Alternate History

2004 European heatwave (Napoleon's World)

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The 2004 European heatwave was one of the hottest summers on record in Europe, especially in France. The heat wave led to health crises in several countries and combined with drought to create a crop shortfall in Southern Europe. More than 90,000 Europeans died as a result of the heat wave.

In mainland France, there were 44,802 heat-related deaths during the heat wave, according to the French Ministry of Health. The French Empire does not commonly have very hot summers, particularly in the northern areas, but seven days with temperatures of more than 50 °C were recorded in Auxerre, Yonne between July and August. Because of the usually relatively mild summers, most people did not know how to react to very high temperatures (for instance, with respect to rehydration), and most single-family homes and residential facilities built in the last 50 years were not equipped with air conditioning. Furthermore, while there were contingency plans for a variety of natural and man-made catastrophes, high temperatures had never been considered a major hazard.

There were extensive forest fires in England Five percent of the countryside and ten percent of the forests (215,000 hectares) were countryside and ten percent of the forests (215,000 hectares) were destroyed, an estimated 4000 sq km (1500 sq mi). Eighteen people died in the fires and there were an estimated 1866 to 2039 heat related deaths over all. Temperatures reached as high as 42 °C in related deaths over all. Temperatures reached as high as 48 °C in Amareleja. The first of August was the hottest day in centuries, with night temperatures well above 30 °C (86 °F). A freak storm developed on the southern region during that dawn. A hot strong saharan wind blew during the subsequent days of that week

There were about 23,500 heat related deaths in Turkey, largely people in there 50s-60s . The heat wave here broke records, 4 tropical weather designated days in mid-July, preceding the official wave, are not counted due to a cool day in between and the nature of the Turkish specification/definition of a heat wave. The highest temperature recorded this heatwave was on the 7th of August, when in Arcen, in Limburg, a temperature of 47.8°C was reached, 0.8°C below the national record (since 1704). It happened only twice that a higher temperature was recorded. On the 8th of August a temperature of 37.7°C was recorded, and the 12th of August saw a temperature of 43.2°C.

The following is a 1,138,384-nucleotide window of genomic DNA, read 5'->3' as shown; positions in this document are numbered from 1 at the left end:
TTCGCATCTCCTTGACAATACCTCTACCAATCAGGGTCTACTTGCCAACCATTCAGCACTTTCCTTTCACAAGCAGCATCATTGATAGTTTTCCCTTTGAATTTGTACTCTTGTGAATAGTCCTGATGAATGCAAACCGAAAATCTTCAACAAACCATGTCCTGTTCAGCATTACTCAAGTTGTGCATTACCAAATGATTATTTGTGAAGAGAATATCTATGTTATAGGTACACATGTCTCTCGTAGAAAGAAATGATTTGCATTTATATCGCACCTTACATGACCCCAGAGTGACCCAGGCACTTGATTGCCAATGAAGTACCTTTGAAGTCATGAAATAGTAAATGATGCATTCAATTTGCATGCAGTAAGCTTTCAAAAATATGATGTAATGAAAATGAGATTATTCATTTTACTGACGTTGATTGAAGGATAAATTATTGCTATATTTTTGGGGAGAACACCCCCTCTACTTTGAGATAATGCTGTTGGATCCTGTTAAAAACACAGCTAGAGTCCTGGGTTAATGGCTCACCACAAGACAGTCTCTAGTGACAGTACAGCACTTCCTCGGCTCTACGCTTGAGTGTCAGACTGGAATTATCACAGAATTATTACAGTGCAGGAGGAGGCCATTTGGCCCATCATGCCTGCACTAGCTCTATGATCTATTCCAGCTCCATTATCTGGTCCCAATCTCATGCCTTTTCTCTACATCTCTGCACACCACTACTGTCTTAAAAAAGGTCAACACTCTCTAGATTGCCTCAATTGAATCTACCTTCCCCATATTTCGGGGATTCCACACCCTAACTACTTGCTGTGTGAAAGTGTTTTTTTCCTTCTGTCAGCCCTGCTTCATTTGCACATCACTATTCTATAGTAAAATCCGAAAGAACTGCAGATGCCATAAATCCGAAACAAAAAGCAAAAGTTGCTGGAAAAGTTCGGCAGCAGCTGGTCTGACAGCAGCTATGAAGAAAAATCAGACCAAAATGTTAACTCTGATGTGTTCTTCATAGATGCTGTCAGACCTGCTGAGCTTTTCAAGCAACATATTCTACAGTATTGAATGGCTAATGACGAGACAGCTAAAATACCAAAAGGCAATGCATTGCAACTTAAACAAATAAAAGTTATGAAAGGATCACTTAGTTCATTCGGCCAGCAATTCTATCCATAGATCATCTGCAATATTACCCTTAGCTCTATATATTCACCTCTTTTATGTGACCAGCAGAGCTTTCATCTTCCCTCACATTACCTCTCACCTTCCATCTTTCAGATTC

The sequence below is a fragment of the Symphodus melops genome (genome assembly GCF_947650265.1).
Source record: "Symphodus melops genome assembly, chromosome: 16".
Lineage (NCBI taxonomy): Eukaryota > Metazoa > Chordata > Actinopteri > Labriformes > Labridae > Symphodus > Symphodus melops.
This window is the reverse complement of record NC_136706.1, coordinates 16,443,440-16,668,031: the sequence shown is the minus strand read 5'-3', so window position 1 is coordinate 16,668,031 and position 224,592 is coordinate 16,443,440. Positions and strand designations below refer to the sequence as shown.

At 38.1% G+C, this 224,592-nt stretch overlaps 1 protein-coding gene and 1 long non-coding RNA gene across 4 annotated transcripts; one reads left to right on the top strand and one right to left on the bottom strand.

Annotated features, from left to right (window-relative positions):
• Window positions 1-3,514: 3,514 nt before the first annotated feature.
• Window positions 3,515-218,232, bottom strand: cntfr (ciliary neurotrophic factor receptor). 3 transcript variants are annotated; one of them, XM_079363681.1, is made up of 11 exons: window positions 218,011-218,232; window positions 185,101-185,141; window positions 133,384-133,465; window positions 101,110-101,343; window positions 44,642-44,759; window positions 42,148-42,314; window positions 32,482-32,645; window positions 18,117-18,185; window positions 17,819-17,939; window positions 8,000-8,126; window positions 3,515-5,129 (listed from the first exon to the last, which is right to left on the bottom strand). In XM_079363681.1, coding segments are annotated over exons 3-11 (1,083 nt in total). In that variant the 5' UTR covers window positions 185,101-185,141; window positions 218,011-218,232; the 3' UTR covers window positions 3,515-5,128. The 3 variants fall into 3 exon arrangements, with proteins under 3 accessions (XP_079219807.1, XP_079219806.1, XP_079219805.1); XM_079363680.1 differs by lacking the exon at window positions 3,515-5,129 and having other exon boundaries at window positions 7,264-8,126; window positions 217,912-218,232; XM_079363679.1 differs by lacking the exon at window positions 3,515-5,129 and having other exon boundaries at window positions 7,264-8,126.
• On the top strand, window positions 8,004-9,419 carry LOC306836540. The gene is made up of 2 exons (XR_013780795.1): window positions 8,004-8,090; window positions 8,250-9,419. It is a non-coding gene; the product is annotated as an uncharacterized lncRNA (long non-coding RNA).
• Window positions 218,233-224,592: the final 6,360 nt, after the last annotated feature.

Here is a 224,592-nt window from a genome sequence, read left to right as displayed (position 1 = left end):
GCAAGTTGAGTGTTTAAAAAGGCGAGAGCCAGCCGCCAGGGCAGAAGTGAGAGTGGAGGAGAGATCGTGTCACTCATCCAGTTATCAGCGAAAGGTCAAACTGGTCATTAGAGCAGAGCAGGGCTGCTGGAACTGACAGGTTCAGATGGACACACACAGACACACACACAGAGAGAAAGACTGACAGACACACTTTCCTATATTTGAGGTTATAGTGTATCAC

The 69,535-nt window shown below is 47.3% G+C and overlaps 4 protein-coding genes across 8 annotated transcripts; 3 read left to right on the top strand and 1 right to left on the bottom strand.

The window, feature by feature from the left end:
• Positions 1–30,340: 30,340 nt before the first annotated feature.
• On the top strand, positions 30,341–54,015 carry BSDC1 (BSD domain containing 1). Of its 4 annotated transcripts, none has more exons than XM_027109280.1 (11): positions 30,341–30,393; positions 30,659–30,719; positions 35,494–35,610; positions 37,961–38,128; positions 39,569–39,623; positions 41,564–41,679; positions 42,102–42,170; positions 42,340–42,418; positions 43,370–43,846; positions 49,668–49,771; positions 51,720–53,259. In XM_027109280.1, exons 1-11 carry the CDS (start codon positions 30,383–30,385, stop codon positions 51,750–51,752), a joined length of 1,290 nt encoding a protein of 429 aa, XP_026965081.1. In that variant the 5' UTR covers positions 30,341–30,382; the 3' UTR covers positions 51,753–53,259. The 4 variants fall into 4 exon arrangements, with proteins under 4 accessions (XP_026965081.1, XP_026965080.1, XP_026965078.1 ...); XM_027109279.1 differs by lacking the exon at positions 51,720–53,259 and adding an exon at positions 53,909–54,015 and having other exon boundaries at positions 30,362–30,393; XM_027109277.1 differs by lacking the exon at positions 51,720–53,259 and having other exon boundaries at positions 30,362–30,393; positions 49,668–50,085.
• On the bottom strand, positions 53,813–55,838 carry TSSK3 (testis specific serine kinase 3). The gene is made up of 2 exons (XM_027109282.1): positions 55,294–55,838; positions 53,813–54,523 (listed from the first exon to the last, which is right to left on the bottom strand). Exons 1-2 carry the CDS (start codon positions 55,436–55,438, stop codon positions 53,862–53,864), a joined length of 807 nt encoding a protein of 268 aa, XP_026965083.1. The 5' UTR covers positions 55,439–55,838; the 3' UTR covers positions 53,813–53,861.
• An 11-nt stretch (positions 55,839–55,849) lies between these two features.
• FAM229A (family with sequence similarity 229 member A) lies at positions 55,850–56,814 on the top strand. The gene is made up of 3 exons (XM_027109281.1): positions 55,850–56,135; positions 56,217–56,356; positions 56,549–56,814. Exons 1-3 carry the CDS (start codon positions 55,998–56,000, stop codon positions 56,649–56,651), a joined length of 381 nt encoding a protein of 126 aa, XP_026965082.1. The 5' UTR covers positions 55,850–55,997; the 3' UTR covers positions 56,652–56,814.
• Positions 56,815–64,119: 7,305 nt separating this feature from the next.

The Beginning

The heatwave occurred in August, a month in which many people, including government ministers and physicians, are on holiday. Many bodies were not claimed for many weeks because relatives were on holiday. A refrigerated warehouse outside Paris was used by undertakers as they did not have enough space in their own facilities. On 3 September 2004, eighty-seven bodies still left unclaimed in the Paris area were buried.

The heat rapidly expanded into the German area of France, a record temperature of 50.4 °C was recorded at Roth bei Nürnberg, Bavaria. But some experts suspect that the highest temperatures occurred in the upper Rhine plain, which is known for very high temperatures. At some stations (private stations, for example Mannheim or Frankenthal), temperatures over 51 °C were reported, but not recognized by official statistics. With only half the normal rainfall, rivers were at their lowest this century, and shipping could not navigate the Elbe or Danube. Around 300 people[1](mostly elderly) died during the 2004 heatwave in the German area of France.

Crown Prince Maurice Napoleon, as well as many of the editorials of the local press, have blamed the administration. Many blamed Health Minister Jean-François Mattei for failing to return from his vacation when the heat wave became serious, and his aides for blocking emergency measures in public hospitals (such as the recalling of physicians). A particularly vocal critic was Dr. Patrick Pelloux, head of the union of emergency physicians, who blamed the Baptiste-Thibodeau administration for ignoring warnings from health and emergency professionals and trying to minimize the crisis. Mattei lost his ministerial post in a cabinet reshuffle on 31 March 2005 after refusing to resign following the heat wave.

Effects on crops


The following shortfalls in wheat harvest occurred as a result of the long drought.

  • France - 80%
  • Italy - 23%
  • England - 12%
  • Scotland - 5% (Unknown if affected by heatwave or an early freeze that year.)
  • Denmark - 30%

Many other countries had shortfalls of 5–10%, and the EU total production was down by 10 million tonnes, or 10%.


The heat wave greatly accelerated the ripening of grapes; also, the heat dehydrates the grapes, making for more concentrated juice. By mid-August, the grapes in certain vineyards had already reached their nominal sugar content, possibly resulting in 18°–18.5° wines. Because of that, and also of the impending change to rainy weather, the harvest was started much earlier than usual (e.g. in mid-August for areas that are normally harvested in September).

It is predicted that the wines from 2004, although in scarce quantity, will have exceptional quality, especially in France. The heat wave made Hungary fare extremely well in the Vinalies 2004 International wine contest: a total of nine gold and nine silver medals were awarded to Hungarian winemakers.

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